The second page of the character sheet is less dense than the first, but follows a similar format. The top of the page is a “banner” section, and the bottom is divided into columns. However, this page has one narrow column and one wide column.
The banner contains a duplicate field for your character’s name, plus several fields for character details like age and height.
The first column has two fields. The first is titled “Character Appearance”. How you use this section is up to you. If the details in the banner are a sufficient verbal description, you might choose to leave this field blank, or you might draw a picture of your character. It’s totally up to you.
The remainder of the column is marked Character Backstory. If your backstory is short enough to fit in this field, that’s great. I recommend typing it into the PDF rather than trying to write it all out by hand.
The wide column has three fields. The first field is titled “Allies and Organizations”. This is a good place to record association with any allied NPCs or organizations. The “Symbol” section is a great place to draw the symbol of a major organization which your character might belong to.
The second block is overflow for the “Features and Traits” section on the first page.
The final section is labeled “Treasure”. It’s a great place to list treasure, valuables, unidentified magic items, or any other equipment which didn’t fit on the first page.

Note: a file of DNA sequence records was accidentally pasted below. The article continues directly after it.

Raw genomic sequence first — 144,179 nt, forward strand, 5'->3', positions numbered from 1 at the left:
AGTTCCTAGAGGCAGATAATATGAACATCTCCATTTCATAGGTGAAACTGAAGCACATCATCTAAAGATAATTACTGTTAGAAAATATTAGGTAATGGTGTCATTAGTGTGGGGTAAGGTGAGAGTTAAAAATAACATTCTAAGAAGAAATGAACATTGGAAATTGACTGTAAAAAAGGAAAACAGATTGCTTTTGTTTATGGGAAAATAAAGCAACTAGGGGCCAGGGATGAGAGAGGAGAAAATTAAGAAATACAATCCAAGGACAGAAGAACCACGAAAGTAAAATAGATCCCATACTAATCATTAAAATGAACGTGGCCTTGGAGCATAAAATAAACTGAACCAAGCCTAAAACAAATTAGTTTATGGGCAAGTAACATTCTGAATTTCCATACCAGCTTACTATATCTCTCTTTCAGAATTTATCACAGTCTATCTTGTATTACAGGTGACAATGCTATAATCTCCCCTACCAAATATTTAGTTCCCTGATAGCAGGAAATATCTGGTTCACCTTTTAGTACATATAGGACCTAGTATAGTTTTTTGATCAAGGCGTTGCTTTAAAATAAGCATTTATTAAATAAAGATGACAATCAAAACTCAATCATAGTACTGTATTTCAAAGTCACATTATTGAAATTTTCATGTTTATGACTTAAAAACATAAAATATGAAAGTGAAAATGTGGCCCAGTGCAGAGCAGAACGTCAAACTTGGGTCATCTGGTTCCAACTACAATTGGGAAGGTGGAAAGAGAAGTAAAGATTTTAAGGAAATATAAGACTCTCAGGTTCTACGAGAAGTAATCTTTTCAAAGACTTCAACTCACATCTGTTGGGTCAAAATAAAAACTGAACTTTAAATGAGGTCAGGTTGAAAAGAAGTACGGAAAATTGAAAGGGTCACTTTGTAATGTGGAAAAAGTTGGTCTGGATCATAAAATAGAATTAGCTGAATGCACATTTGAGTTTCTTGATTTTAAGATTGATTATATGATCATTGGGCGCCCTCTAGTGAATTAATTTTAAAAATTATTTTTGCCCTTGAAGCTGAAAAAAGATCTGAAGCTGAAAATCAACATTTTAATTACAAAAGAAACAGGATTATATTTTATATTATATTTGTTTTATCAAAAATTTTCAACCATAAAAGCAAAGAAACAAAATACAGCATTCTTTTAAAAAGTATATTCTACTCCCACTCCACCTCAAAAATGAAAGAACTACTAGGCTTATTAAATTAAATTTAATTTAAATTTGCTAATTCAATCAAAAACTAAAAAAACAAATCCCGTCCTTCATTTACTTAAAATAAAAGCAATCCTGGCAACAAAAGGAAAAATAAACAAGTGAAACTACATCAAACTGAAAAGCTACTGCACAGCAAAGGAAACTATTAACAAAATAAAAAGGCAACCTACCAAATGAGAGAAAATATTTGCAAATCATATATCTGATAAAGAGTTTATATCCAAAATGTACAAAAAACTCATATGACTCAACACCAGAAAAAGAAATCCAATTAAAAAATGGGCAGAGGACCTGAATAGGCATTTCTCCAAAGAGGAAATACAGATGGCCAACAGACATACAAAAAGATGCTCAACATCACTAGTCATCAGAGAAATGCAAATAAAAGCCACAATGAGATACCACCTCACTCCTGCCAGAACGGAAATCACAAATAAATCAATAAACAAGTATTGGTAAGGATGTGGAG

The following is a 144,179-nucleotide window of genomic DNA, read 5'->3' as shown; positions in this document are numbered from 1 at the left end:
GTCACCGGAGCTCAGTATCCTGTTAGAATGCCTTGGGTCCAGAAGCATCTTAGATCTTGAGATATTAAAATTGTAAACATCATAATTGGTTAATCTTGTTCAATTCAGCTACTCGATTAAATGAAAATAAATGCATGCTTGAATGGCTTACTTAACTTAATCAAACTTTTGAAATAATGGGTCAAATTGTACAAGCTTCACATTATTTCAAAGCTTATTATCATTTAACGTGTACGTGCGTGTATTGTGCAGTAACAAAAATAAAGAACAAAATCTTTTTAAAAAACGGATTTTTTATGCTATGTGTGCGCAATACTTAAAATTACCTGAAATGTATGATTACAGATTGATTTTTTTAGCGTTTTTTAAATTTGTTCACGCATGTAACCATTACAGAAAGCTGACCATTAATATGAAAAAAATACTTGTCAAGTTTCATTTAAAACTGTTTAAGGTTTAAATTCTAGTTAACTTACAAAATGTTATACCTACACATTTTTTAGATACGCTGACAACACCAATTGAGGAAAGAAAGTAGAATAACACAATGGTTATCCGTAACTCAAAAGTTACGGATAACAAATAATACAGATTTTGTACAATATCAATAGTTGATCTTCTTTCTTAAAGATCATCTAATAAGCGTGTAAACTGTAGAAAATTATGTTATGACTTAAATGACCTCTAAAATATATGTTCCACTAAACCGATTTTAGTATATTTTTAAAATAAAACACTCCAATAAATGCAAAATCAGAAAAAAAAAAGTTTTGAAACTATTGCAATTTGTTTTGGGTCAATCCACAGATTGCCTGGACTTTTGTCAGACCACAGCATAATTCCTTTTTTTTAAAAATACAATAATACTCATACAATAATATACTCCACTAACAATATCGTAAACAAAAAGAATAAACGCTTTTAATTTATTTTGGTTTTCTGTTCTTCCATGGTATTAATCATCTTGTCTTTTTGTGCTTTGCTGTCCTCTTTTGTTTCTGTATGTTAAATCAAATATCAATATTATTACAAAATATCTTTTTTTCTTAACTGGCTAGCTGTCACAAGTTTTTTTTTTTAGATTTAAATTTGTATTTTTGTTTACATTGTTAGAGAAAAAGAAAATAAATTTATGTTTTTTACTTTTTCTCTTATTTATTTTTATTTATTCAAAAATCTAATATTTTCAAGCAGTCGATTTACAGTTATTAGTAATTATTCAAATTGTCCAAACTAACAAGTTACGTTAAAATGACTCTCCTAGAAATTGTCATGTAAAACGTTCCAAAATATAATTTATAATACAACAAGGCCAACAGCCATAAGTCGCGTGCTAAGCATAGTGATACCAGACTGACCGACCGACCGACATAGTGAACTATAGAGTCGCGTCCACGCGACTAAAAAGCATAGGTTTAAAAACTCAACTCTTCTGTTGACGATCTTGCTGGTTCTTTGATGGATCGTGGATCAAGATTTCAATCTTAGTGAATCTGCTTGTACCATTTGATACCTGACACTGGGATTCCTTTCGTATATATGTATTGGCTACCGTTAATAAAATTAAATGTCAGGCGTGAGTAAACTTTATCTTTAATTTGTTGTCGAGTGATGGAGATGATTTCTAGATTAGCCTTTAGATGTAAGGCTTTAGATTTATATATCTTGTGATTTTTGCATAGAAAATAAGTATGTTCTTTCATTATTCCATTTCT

The third and final page is dedicated to spellcasting. If you’re not playing a character who can cast spells, don’t bother printing this page. If you are a spellcaster, continue reading.
The first section of the page is another banner. This banner contains important information across all of your spells like your spellcasting class and spellcasting ability.
The first section of the left-most column is dedicated to cantrips. Record any cantrips you know here.
How you fill out the remainder of the sheet depends on your spellcasting method. If you use the Knowledge Method (Bards, etc.), write the number of spell slots you get of each spell level under “Slots Total” for the appropriate spell level, and write any spells you know on the lines below that spell’s level.
If you use the Preparation Method (Clerics, etc.), write the number of spell slots you get of each spell under “Slots Total” for the appropriate spell level, and write your favorite spells of each level on the lines below the spell level heading. When you prepare spells, darken the circle next to the spell’s name to indicate that you have prepared it that day.
Other Character Sheet Options
There’s a lot of dense information on your character sheet, so it’s natural to feel a little bit lost the first time you play.
If you’re having trouble finding things or reading your character sheet, some nice redditors create DnD character sheets for dyslexic players which are available for free. Even if you don’t have learning differences like dyslexia, the character sheets are well formatted and have helpful graphics which indicate what some of the numbers means at a glance, making it easier for new players who are still acclimating to the game.
You might also choose to use DnDBeyond, which is the official digital toolset for 5th edition. While you do need to buy digital copies of source books to use anything beyond the most basic options, it’s still a great tool and automates the process of filling in your character sheet.